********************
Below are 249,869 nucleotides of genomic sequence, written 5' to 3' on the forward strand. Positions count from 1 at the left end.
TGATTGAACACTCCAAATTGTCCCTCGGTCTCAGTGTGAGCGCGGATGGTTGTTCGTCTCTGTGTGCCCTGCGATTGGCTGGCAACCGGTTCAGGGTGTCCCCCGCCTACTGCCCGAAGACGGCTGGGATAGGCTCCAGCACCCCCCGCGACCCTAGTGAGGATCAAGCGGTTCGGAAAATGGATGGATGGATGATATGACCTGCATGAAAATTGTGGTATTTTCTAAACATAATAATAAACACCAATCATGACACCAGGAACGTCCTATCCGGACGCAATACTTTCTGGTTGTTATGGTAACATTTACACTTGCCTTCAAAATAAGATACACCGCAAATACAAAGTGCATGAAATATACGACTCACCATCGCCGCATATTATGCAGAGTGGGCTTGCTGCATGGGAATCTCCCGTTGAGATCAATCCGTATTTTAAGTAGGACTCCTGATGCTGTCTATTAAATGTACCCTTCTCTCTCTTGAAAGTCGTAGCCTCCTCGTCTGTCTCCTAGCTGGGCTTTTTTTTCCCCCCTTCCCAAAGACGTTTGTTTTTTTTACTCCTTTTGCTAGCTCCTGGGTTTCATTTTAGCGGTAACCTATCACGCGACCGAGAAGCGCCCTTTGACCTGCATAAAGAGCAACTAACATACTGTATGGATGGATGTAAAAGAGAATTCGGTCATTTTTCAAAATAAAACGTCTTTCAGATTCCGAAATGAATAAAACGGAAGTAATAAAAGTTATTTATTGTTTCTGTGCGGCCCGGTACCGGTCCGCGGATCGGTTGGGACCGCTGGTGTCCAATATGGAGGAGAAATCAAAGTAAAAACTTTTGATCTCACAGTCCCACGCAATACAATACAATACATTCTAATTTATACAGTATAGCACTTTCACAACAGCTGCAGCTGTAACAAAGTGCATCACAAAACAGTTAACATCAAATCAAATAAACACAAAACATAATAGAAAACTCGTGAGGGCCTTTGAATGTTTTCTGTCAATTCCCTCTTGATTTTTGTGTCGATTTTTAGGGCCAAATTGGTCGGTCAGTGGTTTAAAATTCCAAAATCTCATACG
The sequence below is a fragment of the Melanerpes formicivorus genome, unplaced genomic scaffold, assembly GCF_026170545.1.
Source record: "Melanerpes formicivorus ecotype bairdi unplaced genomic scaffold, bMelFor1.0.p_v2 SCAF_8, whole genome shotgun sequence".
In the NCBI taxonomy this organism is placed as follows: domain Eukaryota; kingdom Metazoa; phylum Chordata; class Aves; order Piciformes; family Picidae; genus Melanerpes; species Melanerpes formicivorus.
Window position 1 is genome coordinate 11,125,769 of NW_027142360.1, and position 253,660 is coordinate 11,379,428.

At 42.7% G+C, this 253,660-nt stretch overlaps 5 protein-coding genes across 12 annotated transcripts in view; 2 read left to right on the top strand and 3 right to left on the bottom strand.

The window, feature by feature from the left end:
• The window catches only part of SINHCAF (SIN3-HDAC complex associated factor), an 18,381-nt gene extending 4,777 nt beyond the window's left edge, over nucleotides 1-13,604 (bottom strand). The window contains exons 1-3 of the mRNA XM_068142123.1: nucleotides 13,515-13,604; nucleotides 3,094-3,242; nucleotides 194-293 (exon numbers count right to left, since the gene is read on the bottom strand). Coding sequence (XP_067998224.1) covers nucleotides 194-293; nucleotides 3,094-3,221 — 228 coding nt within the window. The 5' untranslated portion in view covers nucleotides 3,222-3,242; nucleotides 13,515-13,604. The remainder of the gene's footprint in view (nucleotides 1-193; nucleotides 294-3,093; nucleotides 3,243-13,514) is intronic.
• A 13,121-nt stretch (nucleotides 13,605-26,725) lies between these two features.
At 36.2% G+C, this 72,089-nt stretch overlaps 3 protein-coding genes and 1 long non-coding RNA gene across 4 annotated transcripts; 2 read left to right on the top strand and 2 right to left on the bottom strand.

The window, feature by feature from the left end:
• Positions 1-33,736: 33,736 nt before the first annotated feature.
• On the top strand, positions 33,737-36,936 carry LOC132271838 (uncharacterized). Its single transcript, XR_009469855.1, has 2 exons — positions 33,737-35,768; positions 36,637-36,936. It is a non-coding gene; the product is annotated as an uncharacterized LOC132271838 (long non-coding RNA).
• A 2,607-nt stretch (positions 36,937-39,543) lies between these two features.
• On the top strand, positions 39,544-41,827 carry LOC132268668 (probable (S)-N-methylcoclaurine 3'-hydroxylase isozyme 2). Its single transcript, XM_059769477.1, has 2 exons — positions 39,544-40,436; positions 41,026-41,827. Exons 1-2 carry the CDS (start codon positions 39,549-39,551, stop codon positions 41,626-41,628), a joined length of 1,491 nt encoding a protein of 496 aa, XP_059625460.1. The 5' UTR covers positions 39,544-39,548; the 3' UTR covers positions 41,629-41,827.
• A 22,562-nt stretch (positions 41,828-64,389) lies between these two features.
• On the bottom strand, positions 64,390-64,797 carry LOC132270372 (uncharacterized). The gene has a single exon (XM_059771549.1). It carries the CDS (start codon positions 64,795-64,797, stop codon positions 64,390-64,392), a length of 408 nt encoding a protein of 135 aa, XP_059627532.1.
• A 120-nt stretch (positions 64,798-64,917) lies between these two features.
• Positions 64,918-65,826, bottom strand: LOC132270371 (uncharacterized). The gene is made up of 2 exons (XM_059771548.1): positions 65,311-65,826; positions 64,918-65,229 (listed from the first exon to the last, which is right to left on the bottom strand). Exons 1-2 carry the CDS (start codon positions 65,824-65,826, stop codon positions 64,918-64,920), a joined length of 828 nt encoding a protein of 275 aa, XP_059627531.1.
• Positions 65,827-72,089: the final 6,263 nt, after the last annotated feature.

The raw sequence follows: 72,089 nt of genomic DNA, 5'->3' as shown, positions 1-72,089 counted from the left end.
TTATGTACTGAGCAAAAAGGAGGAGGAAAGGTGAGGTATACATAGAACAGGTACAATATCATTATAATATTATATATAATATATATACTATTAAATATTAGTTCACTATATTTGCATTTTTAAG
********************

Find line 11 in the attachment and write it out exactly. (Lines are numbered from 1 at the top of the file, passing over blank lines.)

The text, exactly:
At 36.2% G+C, this 72,089-nt stretch overlaps 3 protein-coding genes and 1 long non-coding RNA gene across 4 annotated transcripts; 2 read left to right on the top strand and 2 right to left on the bottom strand.